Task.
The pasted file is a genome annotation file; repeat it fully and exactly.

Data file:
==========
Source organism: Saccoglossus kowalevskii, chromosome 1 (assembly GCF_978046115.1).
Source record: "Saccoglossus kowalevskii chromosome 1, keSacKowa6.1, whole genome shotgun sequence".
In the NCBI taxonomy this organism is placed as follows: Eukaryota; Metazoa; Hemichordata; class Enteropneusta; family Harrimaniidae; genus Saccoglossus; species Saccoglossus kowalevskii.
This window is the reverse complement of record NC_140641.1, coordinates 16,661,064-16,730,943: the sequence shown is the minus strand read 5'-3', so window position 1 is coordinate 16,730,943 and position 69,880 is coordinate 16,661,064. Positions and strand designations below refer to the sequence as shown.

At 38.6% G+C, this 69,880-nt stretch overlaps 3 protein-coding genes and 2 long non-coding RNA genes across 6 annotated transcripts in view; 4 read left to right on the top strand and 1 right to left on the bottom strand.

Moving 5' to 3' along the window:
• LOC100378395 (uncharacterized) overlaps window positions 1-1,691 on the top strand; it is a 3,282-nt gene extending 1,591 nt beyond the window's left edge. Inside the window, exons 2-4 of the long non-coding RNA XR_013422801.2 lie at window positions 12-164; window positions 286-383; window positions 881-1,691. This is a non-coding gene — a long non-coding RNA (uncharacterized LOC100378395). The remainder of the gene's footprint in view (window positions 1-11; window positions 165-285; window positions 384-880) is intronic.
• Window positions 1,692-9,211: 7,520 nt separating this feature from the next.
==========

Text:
Source organism: Saccoglossus kowalevskii, chromosome 1 (assembly GCF_978046115.1).
Source record: "Saccoglossus kowalevskii chromosome 1, keSacKowa6.1, whole genome shotgun sequence".
In the NCBI taxonomy this organism is placed as follows: Eukaryota; Metazoa; Hemichordata; class Enteropneusta; family Harrimaniidae; genus Saccoglossus; species Saccoglossus kowalevskii.
This window is the reverse complement of record NC_140641.1, coordinates 16,661,064-16,730,943: the sequence shown is the minus strand read 5'-3', so window position 1 is coordinate 16,730,943 and position 69,880 is coordinate 16,661,064. Positions and strand designations below refer to the sequence as shown.

At 38.6% G+C, this 69,880-nt stretch overlaps 3 protein-coding genes and 2 long non-coding RNA genes across 6 annotated transcripts in view; 4 read left to right on the top strand and 1 right to left on the bottom strand.

Moving 5' to 3' along the window:
• LOC100378395 (uncharacterized) overlaps window positions 1-1,691 on the top strand; it is a 3,282-nt gene extending 1,591 nt beyond the window's left edge. Inside the window, exons 2-4 of the long non-coding RNA XR_013422801.2 lie at window positions 12-164; window positions 286-383; window positions 881-1,691. This is a non-coding gene — a long non-coding RNA (uncharacterized LOC100378395). The remainder of the gene's footprint in view (window positions 1-11; window positions 165-285; window positions 384-880) is intronic.
• Window positions 1,692-9,211: 7,520 nt separating this feature from the next.